Tag Archives: accommodative dysfunction

accommodative dysfunction

Accommodative Dysfunction: An Often Overlooked Vision Problem That Makes Classroom Learning Difficult

The Visual Learning Center offers 
developmental optometry & vision therapy
near Silver Spring, MD in Olney.

Accommodative dysfunction is an often-overlooked functional vision problem that makes classroom learning difficult and interferes with performance in school. When parents contact us at the Visual Learning Center, they often wonder how their child could have a vision problem that interferes with learning when their family eye doctor or school vision screening did not detect anything wrong with the child’s eyesight.

We understand that, as a parent, you rely on professionals to diagnose problems and advise you on the best course of action to help your child. But the eye doctor who examined your child is probably not trained in developmental optometry, functional vision care, or vision therapy. Their job is primarily to check for eye health and prescribe eyeglasses as needed.

The visual system is complex and routine vision screenings do not mimic the classroom environment. To do their assignments and follow lessons in a classroom setting, students must sustain visual focus over extended periods of time and shift focus from one place to another throughout the day.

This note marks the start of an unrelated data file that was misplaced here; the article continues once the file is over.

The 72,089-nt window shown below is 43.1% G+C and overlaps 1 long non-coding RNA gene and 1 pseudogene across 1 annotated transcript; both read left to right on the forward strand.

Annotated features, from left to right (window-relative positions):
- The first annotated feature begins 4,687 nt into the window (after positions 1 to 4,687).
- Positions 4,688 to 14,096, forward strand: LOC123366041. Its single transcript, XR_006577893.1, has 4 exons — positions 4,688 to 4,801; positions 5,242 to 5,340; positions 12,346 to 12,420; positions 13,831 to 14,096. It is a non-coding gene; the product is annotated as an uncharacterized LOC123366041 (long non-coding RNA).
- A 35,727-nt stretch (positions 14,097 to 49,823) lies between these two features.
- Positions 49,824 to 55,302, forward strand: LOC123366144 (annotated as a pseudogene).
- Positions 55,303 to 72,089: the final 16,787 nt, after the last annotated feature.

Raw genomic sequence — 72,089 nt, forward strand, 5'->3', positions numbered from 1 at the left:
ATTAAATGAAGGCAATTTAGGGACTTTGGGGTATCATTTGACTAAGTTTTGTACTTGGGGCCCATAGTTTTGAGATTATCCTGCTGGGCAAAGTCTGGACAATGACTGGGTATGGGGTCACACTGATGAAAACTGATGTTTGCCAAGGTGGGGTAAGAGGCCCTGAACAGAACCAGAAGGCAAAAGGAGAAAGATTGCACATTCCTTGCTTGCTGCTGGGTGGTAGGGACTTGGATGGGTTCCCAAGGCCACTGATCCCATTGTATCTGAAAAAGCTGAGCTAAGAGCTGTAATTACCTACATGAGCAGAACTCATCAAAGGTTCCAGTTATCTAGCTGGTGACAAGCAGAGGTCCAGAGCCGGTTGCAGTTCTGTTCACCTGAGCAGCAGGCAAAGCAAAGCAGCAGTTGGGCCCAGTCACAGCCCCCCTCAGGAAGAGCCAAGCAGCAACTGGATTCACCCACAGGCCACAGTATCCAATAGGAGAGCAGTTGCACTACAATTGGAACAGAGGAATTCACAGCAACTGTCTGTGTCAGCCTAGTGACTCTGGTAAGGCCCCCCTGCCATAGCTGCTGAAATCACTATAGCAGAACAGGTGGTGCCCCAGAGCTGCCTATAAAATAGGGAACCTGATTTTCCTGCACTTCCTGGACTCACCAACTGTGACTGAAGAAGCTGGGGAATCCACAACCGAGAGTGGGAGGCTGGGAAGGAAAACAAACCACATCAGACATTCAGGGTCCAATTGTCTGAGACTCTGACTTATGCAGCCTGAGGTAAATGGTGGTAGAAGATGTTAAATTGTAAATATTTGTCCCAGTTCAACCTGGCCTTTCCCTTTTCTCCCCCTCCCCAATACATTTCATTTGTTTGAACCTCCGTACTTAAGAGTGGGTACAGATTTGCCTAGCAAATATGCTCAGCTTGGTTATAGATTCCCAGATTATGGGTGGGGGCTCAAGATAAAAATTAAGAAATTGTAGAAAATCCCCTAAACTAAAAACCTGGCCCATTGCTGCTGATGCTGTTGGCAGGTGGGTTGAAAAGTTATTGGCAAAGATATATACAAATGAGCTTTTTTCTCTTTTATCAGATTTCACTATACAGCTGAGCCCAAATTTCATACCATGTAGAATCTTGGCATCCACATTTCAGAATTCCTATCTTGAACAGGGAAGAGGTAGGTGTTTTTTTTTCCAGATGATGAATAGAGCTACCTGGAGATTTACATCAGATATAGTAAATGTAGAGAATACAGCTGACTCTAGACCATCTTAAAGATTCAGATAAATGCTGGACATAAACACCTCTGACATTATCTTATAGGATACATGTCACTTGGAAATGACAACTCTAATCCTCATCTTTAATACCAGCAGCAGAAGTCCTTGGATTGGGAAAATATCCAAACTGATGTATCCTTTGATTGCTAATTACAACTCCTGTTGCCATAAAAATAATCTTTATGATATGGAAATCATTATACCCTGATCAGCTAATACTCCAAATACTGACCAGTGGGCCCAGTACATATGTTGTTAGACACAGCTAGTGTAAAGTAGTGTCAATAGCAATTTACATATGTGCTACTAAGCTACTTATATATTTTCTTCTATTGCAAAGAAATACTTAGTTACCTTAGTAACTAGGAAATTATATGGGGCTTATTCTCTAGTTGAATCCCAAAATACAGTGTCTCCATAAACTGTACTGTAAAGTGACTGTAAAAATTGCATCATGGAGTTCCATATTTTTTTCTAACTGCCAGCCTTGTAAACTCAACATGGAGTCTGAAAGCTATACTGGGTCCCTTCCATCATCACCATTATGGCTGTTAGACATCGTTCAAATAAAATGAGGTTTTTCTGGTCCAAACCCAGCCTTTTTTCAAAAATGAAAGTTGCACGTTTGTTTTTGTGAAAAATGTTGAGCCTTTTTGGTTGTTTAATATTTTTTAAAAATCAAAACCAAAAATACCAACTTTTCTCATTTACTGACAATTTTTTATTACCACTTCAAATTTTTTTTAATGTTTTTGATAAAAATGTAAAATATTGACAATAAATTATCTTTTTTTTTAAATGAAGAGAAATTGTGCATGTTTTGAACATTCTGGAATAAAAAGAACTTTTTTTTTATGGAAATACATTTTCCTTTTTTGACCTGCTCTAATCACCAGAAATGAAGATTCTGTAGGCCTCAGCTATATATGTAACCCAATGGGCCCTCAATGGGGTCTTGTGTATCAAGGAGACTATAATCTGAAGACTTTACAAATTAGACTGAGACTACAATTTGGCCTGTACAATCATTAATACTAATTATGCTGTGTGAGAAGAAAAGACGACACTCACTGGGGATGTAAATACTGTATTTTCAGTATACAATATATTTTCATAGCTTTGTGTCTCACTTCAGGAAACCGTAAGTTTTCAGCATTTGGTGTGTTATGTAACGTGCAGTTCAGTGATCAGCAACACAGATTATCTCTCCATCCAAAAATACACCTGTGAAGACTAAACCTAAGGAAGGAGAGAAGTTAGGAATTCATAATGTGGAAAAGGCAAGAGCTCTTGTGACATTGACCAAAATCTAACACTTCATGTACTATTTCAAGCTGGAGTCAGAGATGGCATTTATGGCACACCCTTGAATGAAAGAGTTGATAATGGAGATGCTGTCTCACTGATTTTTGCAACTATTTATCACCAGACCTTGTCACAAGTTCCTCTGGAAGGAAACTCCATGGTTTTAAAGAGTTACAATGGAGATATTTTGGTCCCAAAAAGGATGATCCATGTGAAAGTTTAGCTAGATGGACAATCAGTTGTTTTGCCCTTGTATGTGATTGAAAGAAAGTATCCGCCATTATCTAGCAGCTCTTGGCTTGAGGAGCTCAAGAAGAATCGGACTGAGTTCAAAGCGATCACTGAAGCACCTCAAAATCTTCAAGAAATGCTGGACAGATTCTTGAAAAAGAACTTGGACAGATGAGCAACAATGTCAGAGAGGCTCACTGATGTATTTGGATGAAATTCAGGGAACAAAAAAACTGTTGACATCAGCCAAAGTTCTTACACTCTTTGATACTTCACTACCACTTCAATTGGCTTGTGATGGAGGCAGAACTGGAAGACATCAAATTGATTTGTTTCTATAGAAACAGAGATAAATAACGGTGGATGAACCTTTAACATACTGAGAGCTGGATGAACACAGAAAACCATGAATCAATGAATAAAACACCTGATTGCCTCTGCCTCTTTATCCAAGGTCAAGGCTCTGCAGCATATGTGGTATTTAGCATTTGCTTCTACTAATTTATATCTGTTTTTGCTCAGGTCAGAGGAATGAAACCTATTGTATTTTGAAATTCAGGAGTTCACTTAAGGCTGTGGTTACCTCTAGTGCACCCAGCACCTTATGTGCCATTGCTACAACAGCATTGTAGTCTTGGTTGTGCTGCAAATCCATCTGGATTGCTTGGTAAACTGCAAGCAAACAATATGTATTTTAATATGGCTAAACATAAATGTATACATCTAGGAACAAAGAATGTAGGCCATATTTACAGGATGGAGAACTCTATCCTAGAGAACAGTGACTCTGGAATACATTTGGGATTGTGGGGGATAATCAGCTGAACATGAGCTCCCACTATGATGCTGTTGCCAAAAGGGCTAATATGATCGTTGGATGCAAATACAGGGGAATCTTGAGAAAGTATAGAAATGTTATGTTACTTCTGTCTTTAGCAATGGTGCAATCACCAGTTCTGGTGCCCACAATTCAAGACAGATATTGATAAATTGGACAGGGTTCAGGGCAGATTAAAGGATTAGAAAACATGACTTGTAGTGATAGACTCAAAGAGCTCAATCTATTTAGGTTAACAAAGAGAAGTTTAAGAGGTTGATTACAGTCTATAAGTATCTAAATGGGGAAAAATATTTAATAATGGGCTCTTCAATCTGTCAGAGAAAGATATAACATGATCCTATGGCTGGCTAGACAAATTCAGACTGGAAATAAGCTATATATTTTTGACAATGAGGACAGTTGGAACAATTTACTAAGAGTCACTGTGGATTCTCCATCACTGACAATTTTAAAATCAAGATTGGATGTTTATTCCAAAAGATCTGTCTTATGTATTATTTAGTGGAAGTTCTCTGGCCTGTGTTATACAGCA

If your child sees the board clearly and sees the paper on their desk clearly, they may pass a typical screening with 20/20 eyesight. But everyday classroom tasks require vision skills beyond a quick glance at an eye chart. In order to complete their schoolwork, a child has to maintain focus on their books or papers long enough to read paragraphs and pages of text. And while in the classroom, students have to focus on the board long enough to follow the lesson and look back and forth between the board and their paper to copy notes.

Weak accommodative facility refers to difficulty with visual focus. In normal healthy vision, a child can sustain visual focus for an extended period and shift focus as needed from near to far and back to near again. If our visual system is functioning as it should, we don’t even think about maintaining focus or focusing our eyes as we move them. Focusing happens automatically and almost instantaneously without much effort.

But what happens automatically for most of us takes strained effort in someone with accommodative dysfunction. The “focusing” (ciliary) muscle must expand and contract efficiently to change the shape or curvature of the lense as needed to see clearly. 

If your child is struggling with accommodative facility, the focus mechanism in their visual system is either not fully developed or has been weakened. While reading, their eyes may lose focus over time, causing the text to become blurry. If so, they will have to strain to regain focus again and again, leading to fatigue and frustration. While copying from the board or from a book to a page, the focus adjustment period is slower than normal, which is also frustrating.

Signs or symptoms of accommodative dysfunction include:

  • Complaining of blurred or fuzzy vision, especially towards the end of the day
  • Rubbing, squinting eyes, or closing eyes while reading
  • Missing more questions at the end of a test
  • Copying from the board slowly or with lots of mistakes